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   Fiberglass
                 Take-off

   Nature:
   "I have always been fascinated with the wonders of nature, and for years pondered how to capture the
                        essence of the landscape, in a sculptural format. Lightweight fiberglass was the media that served
                       this purpose well.
"

     
Because of the process' rapid results, Nannette enjoyed working the material; twenty-two sculptures were created in this series.

 
   

   Waterfalls & Mountains, 1994, 33"x48"x8" (Diptych)

    Media: Fiberglass   
    Color:  Crushed water-based pastels and acrylic paint
    Series: Nature, 1991-1996


   Waterfalls: the sculpture's organic-shaped appendages that
        extend from its rock-like center. The flowing images were

        made by twisting resin-coated fiberglass cloth and attaching
        it to a wooden frame to dry.
   
   Mountains:
simulated shapes that anchor the waterfalls from the
        center. The rocky landscapes are made from a variety of molds.
              

 
   History

  

In 1975, while experimenting with a variety of
materials, Nannette
first used fiberglass.

           My Thinker, 1975, 42"x36"x40"

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Though she liked the spontaneity of fiberglass, she did not return to it until 1991, when she tried to simulate the dynamited-mountain walls found along US highways.


Red Rockies, 1992, 5.5"x8.5"

Nannette used clay to create the small rock-like images, and then made a rubber mold of each.

 

Rocky Mountain, 1992,
8"x10"x3"

 
These molds were filled with a resin mixture and fiberglass cloth. Once the resin hardened and the forms were removed from their molds, the fun began for Nannette.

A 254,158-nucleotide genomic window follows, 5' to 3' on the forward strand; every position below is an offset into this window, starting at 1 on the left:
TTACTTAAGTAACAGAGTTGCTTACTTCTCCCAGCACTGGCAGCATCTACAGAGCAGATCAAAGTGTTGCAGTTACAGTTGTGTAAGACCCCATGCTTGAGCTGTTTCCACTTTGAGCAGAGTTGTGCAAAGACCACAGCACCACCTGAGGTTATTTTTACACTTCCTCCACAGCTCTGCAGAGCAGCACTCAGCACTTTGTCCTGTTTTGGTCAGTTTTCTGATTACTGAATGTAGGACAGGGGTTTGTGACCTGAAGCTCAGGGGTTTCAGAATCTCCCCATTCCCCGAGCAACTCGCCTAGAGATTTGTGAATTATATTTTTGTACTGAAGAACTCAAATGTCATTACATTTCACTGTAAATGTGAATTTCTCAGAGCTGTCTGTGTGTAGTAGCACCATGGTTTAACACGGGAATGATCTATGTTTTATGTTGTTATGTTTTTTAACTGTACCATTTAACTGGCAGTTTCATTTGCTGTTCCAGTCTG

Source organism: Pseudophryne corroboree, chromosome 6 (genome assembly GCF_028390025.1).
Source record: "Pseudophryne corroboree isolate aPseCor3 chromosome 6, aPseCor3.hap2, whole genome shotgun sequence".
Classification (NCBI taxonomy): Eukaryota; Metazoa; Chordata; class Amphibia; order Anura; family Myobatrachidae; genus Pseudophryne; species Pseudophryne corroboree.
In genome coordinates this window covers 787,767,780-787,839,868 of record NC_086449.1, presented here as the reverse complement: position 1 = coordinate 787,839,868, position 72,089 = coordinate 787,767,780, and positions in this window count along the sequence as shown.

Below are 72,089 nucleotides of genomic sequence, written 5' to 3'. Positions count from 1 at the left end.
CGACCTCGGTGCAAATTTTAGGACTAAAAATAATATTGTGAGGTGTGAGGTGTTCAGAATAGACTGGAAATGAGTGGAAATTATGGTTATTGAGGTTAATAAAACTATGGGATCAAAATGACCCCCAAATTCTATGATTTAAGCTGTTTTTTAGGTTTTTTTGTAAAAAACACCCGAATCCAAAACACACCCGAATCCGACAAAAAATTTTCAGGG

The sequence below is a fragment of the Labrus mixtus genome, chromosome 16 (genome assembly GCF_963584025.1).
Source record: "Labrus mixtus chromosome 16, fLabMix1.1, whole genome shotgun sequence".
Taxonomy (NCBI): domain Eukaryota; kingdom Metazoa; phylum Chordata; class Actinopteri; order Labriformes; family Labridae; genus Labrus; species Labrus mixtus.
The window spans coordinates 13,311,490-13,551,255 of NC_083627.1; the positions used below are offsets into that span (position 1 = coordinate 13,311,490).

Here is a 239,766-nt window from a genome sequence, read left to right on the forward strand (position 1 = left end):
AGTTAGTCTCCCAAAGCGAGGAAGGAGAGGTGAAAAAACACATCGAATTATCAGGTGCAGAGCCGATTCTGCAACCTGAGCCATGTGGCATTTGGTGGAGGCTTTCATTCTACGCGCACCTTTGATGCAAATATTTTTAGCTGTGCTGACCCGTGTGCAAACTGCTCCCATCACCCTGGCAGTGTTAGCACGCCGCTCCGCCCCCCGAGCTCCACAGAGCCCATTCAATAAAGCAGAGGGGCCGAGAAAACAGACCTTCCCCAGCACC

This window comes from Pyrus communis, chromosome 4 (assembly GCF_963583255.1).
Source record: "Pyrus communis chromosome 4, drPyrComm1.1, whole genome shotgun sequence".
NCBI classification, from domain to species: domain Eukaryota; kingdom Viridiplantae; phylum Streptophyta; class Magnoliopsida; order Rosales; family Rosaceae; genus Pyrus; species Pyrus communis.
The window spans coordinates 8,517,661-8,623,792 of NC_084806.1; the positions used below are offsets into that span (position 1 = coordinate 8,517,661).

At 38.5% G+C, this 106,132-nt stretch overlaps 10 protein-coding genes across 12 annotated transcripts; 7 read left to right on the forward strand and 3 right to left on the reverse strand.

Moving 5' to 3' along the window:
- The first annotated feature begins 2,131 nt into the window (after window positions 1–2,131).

Low Tide: Bay of Fundy
, 1993
                34"x13"x7.5"

 

She could cut, interchange, glue, and duplicate the parts many times over.
 
  
             Earthquake 1993
, 8.5"x12"x6"


Island Treasure, 1992, 13"x19"


 
 
          Rocky Road, 1992,  6"x9"x3"

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Airy appendages, made without a mold, were attached to the rugged centers, as in, Fred  & Ginger: Let's Dance. Fred Astaire is the long-legged, thin image on the left. Ginger Rogers, on the right, is graceful with her gown flowing, as they dance.
           Fred & Ginger: Let's Dance
           1996, 20"x40"x8"
(Diptych)

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Mirrors Added


Ultimately, overlapping mirrors were incorporated into the rock-like images
, which added a new dimension to the series.


       Work in progress: Mountains and Flowers


                        Hidden Cave
                      
1993 - 8"x7.5"

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Mountains and Flowers
1993, 18"x5"x3.5"
 


Rocky Road, 1993, with mirrors


Mountains and Rainbows, 1995
7.5"x11"x4" - display on wall or pedestal

Small-mirrored Sculptures with Magnetic Backs


Take-off, 1996, 5"x2.5"x2"
repainted in 2004



Hawaii, 1995, 2"x2"x1"


Colorado,
1996, 3.5"x1.5"x1.5"
repainted in 2003

 


Basketful of ..., 1996, 5"x2.5"x2"
repainted in 2003

 

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